Here are a few tips for making yourself a more creditworthy borrower to lenders. 

  • Get started with credit. Having even one account on your credit report can show lenders that you have some experience with managing debt. To build credit in your name, you could apply for a secured credit card, which usually requires a cash deposit to open. Alternatively, you could ask someone in your life to add you to one of their credit cards as an authorized user. Doing this would add that account's credit history to your credit reports. 

  • Find a co-signer. Having a co-signer could lower the risk to the lender and make them willing to approve the loan. If you're thinking of asking someone to co-sign, choose a person with a good or excellent credit score. And keep in mind that if you don't pay the debt back, you could hurt your own credit score—and theirs.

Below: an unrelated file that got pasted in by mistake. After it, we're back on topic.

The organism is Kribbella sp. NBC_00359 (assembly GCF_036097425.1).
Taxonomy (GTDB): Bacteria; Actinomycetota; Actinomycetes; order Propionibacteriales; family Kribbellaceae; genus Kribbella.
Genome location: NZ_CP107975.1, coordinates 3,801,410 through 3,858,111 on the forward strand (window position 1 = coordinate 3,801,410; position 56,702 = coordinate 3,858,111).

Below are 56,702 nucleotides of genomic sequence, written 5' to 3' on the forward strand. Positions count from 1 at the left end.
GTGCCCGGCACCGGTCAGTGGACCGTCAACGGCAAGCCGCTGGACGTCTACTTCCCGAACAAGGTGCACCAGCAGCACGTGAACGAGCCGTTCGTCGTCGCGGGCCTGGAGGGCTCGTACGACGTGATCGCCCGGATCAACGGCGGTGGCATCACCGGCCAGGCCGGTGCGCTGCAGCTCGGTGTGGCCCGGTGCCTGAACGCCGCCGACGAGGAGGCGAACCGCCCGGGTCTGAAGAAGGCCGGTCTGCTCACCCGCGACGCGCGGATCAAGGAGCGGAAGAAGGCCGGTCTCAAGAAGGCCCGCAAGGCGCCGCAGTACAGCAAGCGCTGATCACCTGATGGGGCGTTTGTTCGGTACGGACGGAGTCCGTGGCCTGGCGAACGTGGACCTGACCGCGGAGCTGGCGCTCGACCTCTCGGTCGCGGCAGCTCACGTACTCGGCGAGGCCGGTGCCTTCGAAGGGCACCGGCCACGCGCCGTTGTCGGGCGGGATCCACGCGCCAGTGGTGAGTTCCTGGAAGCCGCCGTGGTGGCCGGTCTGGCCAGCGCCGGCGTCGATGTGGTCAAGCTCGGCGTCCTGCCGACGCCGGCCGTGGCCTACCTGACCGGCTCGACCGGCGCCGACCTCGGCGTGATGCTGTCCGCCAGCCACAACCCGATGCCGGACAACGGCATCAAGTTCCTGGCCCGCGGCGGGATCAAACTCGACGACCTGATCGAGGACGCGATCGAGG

• Explore community resources and programs. Nonprofit credit counselors and local credit unions are two great options for finding free or low-cost credit-building programs. You can get help with budgeting and money management, and depending on the program, you might get access to loans for people who are just getting started with credit. 

Applying for the loan

Applying for a loan with no credit is a process and it helps to know what you can expect. Here's a checklist of things to know and do when you're trying to get a no-credit loan. 

  • Organize your documents. As mentioned, you might need certain documentation to apply for a loan with no credit. A photo ID, recent pay stubs, and recent bank account statements are common requests.  

  • Select a lender. If you haven't chosen a lender yet, you'll need to do that next. The best lender for no-credit loans is ultimately the one that offers the loan amount you need at reasonable rates, with eligibility requirements you can meet. Get pre-approved by lenders that do a soft credit check so you can compare offers.